After one of my recent bodywork trainings for women's health I asked a fellow massage colleague if I could give her some abdominal massage in exchange for helpful feedback. She was open and willing and we did about 30 minutes of abdominal work. To my surprise, she told me only after that she hadn't received work on her belly since attending massage school almost 18 years ago! I really shouldn't be that surprised, though. It has taken me almost ten years in my bodywork practice to feel confident and bold enough to invite clients to consider abdominal work. I was worried about making people feel uncomfortable or vulnerable with an area of the body that many women are self-conscious about. Over time I started working in a more therapeutic context versus general relaxation. I realized in order to really support and serve my clients through menstrual issues, fertility, pregnancy, postpartum healing, miscarriages, back pain, pelvic alignment, emotional stress, etc. it is essential to integrate abdominal massage in the healing and embodiment project. The good news is that women repeatedly report that they are surprised by how good and relaxing it actually feels! Personally, I now feel a little unsatisfied when my therapist doesn't at least offer to include abdominal work when it's my turn to receive. It may have taken me ten years to embrace abdominal massage but now it is just as important and enjoyable as massaging the back, neck and shoulders.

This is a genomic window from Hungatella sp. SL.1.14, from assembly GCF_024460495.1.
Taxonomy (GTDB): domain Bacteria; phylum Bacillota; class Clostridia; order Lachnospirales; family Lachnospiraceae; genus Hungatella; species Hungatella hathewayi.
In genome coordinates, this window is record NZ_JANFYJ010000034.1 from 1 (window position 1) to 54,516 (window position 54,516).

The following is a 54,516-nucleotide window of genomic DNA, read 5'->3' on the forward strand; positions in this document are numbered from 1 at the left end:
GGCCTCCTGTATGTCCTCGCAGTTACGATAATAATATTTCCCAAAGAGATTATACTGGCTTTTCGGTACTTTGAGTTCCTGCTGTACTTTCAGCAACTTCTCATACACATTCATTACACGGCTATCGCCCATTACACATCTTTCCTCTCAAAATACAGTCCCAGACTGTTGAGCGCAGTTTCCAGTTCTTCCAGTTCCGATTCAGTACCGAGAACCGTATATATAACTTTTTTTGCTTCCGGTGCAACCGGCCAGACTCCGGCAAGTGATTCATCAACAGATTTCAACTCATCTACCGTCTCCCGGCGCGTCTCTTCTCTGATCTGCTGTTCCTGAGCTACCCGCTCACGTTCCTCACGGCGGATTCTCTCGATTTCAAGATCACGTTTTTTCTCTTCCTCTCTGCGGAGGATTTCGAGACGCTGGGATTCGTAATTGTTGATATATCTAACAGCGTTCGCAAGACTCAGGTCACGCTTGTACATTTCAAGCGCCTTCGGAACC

Here are some reasons to get in touch with your belly: